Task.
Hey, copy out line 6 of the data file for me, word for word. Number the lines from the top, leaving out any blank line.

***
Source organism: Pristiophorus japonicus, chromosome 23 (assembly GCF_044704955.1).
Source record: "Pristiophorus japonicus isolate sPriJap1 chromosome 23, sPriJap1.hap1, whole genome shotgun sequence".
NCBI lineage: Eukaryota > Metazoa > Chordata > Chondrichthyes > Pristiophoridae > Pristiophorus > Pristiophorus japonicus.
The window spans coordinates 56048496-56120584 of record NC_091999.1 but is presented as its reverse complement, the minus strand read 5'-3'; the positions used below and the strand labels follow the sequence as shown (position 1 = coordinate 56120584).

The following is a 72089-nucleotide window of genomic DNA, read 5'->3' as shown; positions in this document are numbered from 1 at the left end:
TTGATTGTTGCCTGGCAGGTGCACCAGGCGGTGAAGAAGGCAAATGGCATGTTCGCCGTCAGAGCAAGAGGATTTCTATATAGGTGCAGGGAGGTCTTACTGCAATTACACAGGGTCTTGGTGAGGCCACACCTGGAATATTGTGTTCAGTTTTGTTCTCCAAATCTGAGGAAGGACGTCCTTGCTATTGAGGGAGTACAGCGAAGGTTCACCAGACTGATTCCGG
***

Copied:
TTGATTGTTGCCTGGCAGGTGCACCAGGCGGTGAAGAAGGCAAATGGCATGTTCGCCGTCAGAGCAAGAGGATTTCTATATAGGTGCAGGGAGGTCTTACTGCAATTACACAGGGTCTTGGTGAGGCCACACCTGGAATATTGTGTTCAGTTTTGTTCTCCAAATCTGAGGAAGGACGTCCTTGCTATTGAGGGAGTACAGCGAAGGTTCACCAGACTGATTCCGG